Alan Riquelmy: Play the game by the rules

True Nevada County confessions: I’m a fan of board games.

All kinds of games, really. Card games, games with dice. Hell, hand me three d6. I’ll roll up a character.

But maybe the best game, the one I doubt I’ll ever play on the field, affects all of us, regardless of whether we admit it.

Politics is a game, and the people who acknowledge it and use the rules to their advantage typically win more than their opponent.

And if there’s one thing games have taught me, it’s this: Try to make a two-player game into one with three players, and someone will become a spoiler.

Admittedly, sometimes the third player won’t affect the game, like John Anderson in 1980. But it happens enough that it’s worth fretting over if the extra guy is pulling votes from you.

Take Ross Perot in 1992, or Ralph Nader in 2000. Perot won zero electoral votes, yet almost 20 million votes of the people. Nader’s effect on the 2000 race is up for debate, but you can bet there’s at least one Tennessean who would have liked to have seen Nader get benched.

All this leads me to wonder why calls for a third party crop up every few years. Some folks get ticked off enough to go through with it, and maybe even capture a seat or two on the local level somewhere. Maybe snag a spot in a state legislature.

But without displacing one of the two big players on the scene, these parties will never rival Republicans and Democrats. It’s not because these smaller parties don’t have the willpower or the intelligence or any trait needed for success. It’s because the game is designed against them.

And if you want to win, you’ve got to play by the rules.

Trying to change a major political party’s platform from the inside is the work of several people’s lifetimes. Few have the patience, or lifespan, to go that route. Maybe that’s why they pour their energy into a third party, likely knowing their efforts won’t net success yet at least getting that rush of doing something.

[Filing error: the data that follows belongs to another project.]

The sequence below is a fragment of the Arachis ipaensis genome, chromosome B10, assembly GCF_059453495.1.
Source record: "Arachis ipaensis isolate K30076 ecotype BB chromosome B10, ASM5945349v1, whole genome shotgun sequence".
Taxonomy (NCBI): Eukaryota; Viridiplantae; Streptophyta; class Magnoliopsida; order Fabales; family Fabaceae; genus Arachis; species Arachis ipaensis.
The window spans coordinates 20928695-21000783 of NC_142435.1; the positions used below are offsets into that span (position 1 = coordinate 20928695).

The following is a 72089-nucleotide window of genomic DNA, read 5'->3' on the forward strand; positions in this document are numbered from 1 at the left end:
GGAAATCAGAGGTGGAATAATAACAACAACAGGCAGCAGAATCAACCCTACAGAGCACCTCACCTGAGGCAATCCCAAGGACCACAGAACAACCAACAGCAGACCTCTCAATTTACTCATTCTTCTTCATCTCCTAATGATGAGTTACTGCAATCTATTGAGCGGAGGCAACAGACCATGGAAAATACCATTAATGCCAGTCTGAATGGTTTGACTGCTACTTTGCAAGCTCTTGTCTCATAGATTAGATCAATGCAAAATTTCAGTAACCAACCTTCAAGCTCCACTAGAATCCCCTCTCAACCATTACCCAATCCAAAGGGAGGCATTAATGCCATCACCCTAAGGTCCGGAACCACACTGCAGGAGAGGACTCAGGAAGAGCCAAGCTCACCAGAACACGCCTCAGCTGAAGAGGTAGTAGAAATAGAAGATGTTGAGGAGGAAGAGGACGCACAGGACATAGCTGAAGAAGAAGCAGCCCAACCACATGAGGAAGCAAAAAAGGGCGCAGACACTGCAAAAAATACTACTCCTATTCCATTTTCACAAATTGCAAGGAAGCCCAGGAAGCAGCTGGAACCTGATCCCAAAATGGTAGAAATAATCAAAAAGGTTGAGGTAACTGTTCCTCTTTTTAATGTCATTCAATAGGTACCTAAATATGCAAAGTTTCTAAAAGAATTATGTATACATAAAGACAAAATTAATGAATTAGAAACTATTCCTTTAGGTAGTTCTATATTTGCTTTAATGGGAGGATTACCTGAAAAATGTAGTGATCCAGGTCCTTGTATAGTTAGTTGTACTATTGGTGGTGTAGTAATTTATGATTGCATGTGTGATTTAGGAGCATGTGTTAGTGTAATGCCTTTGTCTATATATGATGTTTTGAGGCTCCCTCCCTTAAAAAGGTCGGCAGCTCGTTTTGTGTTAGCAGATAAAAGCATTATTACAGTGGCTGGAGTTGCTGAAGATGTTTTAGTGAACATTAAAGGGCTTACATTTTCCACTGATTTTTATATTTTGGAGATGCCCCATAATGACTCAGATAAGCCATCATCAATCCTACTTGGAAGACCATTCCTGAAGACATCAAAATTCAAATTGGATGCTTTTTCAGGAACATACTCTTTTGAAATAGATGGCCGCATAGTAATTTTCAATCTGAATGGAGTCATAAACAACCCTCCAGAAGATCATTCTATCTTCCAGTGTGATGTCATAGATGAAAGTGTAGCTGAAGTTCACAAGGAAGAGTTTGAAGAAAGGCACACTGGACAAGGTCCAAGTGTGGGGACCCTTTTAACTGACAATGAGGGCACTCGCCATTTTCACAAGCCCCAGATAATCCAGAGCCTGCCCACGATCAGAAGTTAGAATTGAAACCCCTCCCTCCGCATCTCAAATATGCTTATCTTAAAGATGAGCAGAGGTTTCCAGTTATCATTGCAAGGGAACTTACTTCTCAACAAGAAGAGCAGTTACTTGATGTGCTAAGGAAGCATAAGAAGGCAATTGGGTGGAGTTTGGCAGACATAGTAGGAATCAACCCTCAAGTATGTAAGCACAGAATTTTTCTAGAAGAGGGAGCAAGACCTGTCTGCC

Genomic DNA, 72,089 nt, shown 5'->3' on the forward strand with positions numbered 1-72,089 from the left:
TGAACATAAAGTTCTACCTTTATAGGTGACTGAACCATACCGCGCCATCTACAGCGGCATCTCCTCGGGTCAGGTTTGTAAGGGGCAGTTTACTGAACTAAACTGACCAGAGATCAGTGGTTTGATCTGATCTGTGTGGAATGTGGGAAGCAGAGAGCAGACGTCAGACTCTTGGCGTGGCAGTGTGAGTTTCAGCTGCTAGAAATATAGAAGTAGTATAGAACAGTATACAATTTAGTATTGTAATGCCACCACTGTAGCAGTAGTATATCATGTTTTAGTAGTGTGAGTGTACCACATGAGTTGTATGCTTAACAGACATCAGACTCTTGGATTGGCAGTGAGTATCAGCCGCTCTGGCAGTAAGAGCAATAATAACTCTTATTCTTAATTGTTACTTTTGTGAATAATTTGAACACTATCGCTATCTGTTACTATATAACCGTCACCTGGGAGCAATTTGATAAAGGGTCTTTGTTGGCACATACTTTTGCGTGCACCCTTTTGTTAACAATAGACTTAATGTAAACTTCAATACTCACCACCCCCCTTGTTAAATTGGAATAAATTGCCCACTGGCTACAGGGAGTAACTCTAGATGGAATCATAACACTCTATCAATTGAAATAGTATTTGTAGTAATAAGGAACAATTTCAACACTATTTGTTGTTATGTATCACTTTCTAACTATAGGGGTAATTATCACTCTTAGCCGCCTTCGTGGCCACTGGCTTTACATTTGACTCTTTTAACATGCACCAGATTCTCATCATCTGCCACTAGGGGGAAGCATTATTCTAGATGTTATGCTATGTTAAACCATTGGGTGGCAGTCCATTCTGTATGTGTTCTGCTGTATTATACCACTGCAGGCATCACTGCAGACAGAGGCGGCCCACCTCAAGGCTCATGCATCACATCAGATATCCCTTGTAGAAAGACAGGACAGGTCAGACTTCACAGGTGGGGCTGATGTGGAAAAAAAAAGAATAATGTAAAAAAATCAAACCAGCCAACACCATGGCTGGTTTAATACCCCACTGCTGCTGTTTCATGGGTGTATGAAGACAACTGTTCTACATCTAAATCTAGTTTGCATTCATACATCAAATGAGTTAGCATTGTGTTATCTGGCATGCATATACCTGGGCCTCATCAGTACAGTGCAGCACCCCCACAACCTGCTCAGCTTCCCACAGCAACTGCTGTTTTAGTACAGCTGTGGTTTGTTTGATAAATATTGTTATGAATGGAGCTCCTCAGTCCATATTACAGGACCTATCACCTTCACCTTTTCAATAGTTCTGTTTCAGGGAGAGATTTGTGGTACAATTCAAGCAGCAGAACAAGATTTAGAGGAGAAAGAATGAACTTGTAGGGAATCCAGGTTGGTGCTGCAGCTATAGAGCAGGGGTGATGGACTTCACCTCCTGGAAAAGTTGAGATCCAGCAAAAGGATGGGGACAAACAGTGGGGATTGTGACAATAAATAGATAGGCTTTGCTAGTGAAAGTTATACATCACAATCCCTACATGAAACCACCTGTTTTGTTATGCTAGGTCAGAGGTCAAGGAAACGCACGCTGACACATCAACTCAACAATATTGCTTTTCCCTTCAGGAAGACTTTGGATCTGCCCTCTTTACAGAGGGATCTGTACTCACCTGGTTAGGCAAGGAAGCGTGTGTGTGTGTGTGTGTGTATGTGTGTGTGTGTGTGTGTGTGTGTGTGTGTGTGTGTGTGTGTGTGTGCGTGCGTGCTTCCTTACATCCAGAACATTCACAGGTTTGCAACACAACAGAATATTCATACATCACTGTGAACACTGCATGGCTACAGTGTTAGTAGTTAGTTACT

See state of Jefferson, et al.

The results of that something, however, are tepid. There’s no parliamentary system for us here. Getting a fraction of the vote won’t put a handful of your party faithful in the House of Commons.

It’s A or B. One or two. Anyone who tells you this isn’t a binary choice has lost the rule book, or never even read it.

So here we are, crunched between two amorphous, Lovecraftian horrors changing shape slowly as new generations develop beliefs different from their parents. It’s enough to drive you, well, mad.

At least there is change, though. You can see it, especially now that an incumbent president is out after one term. A few brave officials testing the waters, making calculated moves despite the prevailing winds of today.

You better believe someone like U.S. Rep. Liz Cheney — a member of Republican leadership — isn’t throwing the ball to where her party is today, but where she expects it to be in a few years.

The results of that pass won’t be known for awhile. She might misfire, the ball might go off kilter, or the receiver will be yards away.

I somehow doubt it. Someone like Cheney doesn’t rise to that level of power through chance. It happens because of ability, because of perseverance.

And, of course, because she knows how to play the game.

Alan Riquelmy is the editor of the Sierra Sun and The Union. He can be reached at 530-477-4239 or at

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